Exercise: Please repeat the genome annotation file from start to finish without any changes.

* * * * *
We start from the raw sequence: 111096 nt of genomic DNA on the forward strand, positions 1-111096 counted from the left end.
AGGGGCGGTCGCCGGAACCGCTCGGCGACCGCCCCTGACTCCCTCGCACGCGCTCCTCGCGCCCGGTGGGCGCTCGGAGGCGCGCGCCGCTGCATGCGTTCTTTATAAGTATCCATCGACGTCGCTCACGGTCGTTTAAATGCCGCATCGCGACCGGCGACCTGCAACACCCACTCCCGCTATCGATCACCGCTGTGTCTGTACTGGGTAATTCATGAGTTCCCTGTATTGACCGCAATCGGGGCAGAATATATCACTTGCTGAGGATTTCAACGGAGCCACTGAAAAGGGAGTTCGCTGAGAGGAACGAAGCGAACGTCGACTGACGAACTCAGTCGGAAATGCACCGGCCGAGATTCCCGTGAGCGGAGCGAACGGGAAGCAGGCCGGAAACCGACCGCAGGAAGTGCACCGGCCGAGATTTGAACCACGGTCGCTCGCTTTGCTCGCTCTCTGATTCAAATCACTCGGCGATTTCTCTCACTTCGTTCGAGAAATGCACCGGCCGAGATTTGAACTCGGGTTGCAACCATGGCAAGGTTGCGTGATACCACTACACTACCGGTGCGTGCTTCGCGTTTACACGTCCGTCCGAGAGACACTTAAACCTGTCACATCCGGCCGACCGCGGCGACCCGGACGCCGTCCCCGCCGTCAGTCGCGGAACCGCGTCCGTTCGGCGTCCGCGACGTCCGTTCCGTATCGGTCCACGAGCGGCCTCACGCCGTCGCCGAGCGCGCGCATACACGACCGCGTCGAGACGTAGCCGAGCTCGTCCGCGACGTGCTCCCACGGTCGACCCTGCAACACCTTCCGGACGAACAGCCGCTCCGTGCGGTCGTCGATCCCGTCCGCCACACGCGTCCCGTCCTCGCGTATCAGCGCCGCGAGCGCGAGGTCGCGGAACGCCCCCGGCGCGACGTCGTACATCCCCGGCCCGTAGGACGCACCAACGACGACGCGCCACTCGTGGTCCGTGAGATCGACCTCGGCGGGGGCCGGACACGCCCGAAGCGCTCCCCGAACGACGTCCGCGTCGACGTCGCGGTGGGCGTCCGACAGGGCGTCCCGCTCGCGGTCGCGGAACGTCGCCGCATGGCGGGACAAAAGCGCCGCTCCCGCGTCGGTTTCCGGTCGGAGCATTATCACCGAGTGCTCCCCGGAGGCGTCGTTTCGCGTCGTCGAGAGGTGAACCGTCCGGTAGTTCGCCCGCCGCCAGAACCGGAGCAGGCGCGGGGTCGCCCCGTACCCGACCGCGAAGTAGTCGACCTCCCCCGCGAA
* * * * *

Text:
We start from the raw sequence: 111096 nt of genomic DNA on the forward strand, positions 1-111096 counted from the left end.
AGGGGCGGTCGCCGGAACCGCTCGGCGACCGCCCCTGACTCCCTCGCACGCGCTCCTCGCGCCCGGTGGGCGCTCGGAGGCGCGCGCCGCTGCATGCGTTCTTTATAAGTATCCATCGACGTCGCTCACGGTCGTTTAAATGCCGCATCGCGACCGGCGACCTGCAACACCCACTCCCGCTATCGATCACCGCTGTGTCTGTACTGGGTAATTCATGAGTTCCCTGTATTGACCGCAATCGGGGCAGAATATATCACTTGCTGAGGATTTCAACGGAGCCACTGAAAAGGGAGTTCGCTGAGAGGAACGAAGCGAACGTCGACTGACGAACTCAGTCGGAAATGCACCGGCCGAGATTCCCGTGAGCGGAGCGAACGGGAAGCAGGCCGGAAACCGACCGCAGGAAGTGCACCGGCCGAGATTTGAACCACGGTCGCTCGCTTTGCTCGCTCTCTGATTCAAATCACTCGGCGATTTCTCTCACTTCGTTCGAGAAATGCACCGGCCGAGATTTGAACTCGGGTTGCAACCATGGCAAGGTTGCGTGATACCACTACACTACCGGTGCGTGCTTCGCGTTTACACGTCCGTCCGAGAGACACTTAAACCTGTCACATCCGGCCGACCGCGGCGACCCGGACGCCGTCCCCGCCGTCAGTCGCGGAACCGCGTCCGTTCGGCGTCCGCGACGTCCGTTCCGTATCGGTCCACGAGCGGCCTCACGCCGTCGCCGAGCGCGCGCATACACGACCGCGTCGAGACGTAGCCGAGCTCGTCCGCGACGTGCTCCCACGGTCGACCCTGCAACACCTTCCGGACGAACAGCCGCTCCGTGCGGTCGTCGATCCCGTCCGCCACACGCGTCCCGTCCTCGCGTATCAGCGCCGCGAGCGCGAGGTCGCGGAACGCCCCCGGCGCGACGTCGTACATCCCCGGCCCGTAGGACGCACCAACGACGACGCGCCACTCGTGGTCCGTGAGATCGACCTCGGCGGGGGCCGGACACGCCCGAAGCGCTCCCCGAACGACGTCCGCGTCGACGTCGCGGTGGGCGTCCGACAGGGCGTCCCGCTCGCGGTCGCGGAACGTCGCCGCATGGCGGGACAAAAGCGCCGCTCCCGCGTCGGTTTCCGGTCGGAGCATTATCACCGAGTGCTCCCCGGAGGCGTCGTTTCGCGTCGTCGAGAGGTGAACCGTCCGGTAGTTCGCCCGCCGCCAGAACCGGAGCAGGCGCGGGGTCGCCCCGTACCCGACCGCGAAGTAGTCGACCTCCCCCGCGAA